Tuesday, April 24, 2012

Leonardo's Anatomy

by Salman Hameed

We only get bits and pieces of Leonardo da Vinci. Now Eighty-seven of his anatomical drawings are going on display in London. But much of it was possible because of human dissection - which was allowed by the Church as early as 1482! From this week's Nature:
Leonardo had come to see painting as a scientific activity, in which every effect (light and shade, colour, perspective) and form should be based on a true understanding of nature. The human body was the principal subject of the Renaissance artist and Leonardo soon realized that he would have to devote a separate treatise to it. It was not sufficient to study the permanent anatomy of the body: Leonardo also wanted to learn how an individual's appearance from moment to moment was related to the workings of the mind, so that a painting would reveal the emotions of the protagonists and the human drama of the scene. 
Leonardo thus aimed to understand the perception of reality through the senses, the structure of the mental faculties and how the nerves configure the muscles and bones. How could he even begin to investigate these topics? Human dissection was not banned, as is often supposed; indeed, a papal bull of 1482 expressly permitted it. But Leonardo was a mere craftsman, and — then as now — a craftsman could not simply acquire a corpse and start cutting it up. Instead, he was reliant at first on animal dissection, traditional belief and simple speculation.
And just check out this spectacular drawing from 1510-11 (also from Nature):
In the winter of 1507–08, Leonardo witnessed the peaceful demise of an old man in a hospital in Florence, and wrote in his notebook that he performed a dissection “to see the cause of so sweet a death”. He attributed it to a narrowing of the coronary vessels, and wrote the first clear description of atherosclerosis in medical history. He also described the pathology of cirrhosis of the man's liver, which he found to be “desiccated and like congealed bran both in colour and substance”. 
The dissection of the old man marked the beginning of five years of intense anatomical investigation, and in 1510–11 Leonardo seems to have collaborated with Marcantonio della Torre, the professor of anatomy at the University of Pavia. 
Marcantonio provided ready access to human material, and Leonardo may have dissected up to 20 corpses that winter. He concentrated on the bones and muscles, analysing their structure in purely mechanical terms, and the results were spectacular (figure above). Perhaps encouraged by the professional anatomist, Leonardo illustrated every bone except those of the skull, and most of the major muscle groups. The completion of his treatise was within reach, and on one drawing he wrote: “This winter of 1510 I believe I shall finish all this anatomy”.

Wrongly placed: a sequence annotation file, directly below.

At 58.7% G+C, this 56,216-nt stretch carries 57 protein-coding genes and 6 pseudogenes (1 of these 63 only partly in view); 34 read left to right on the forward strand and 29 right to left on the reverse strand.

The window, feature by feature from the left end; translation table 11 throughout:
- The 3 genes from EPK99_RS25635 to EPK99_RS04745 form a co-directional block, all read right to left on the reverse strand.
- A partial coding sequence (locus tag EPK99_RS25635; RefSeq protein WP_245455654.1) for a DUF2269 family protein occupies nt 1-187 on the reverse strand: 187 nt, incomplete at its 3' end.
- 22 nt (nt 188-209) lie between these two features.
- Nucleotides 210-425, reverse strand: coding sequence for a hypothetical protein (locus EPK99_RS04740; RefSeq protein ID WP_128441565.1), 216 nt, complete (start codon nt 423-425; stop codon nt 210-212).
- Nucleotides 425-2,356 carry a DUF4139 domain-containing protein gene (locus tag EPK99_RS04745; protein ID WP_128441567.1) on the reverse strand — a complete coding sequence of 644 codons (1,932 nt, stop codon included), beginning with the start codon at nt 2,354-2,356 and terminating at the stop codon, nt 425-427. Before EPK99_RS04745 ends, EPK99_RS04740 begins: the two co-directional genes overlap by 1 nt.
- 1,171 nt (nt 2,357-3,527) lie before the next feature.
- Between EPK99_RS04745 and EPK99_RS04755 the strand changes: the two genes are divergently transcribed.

And the reason, perhaps, why we do not give him full credit for his anatomical skills:
Leonardo had an almost perfect understanding of the physiology of the human heart. But he had no inkling of the circulation of the blood, and the existence of one-way valves was incompatible with the ancient belief that the heart simply churned blood in and out of the ventricles, thus generating heat and 'vital spirit'. Unable to reconcile what he had observed with what he believed to be true, Leonardo reached an impasse. He became trapped in describing the motion of the blood through the valves in ever more detail. And there, it seems, his anatomical work came to an end. 
There is no sign that Leonardo attempted to collate his research for publication. On his death in 1519 he left his papers to Melzi, and although the anatomical studies were mentioned by all Leonardo's early biographers, their dense and disorganized content was barely comprehended. Unpublished, the studies were effectively lost to the world. Elsewhere, anatomical exploration gained pace, and in 1543 Andreas Vesalius published his epochal De humani corporis fabrica (On the fabric of the human body), a model of what Leonardo's treatise could have been.
Fascinating! Read the full article here (you may need subscription to access it). Here is also a video that analyzes three of his drawings:


Anonymous said...

This is beyond awesome. How many more vistas shall I discover about Leonardo's multifaceted genius. I once knew him as a painter of an expressionless portrait, then a designer of a flying machine concept, and now this anatomy reference drawings as good as any modern day human body atlas.

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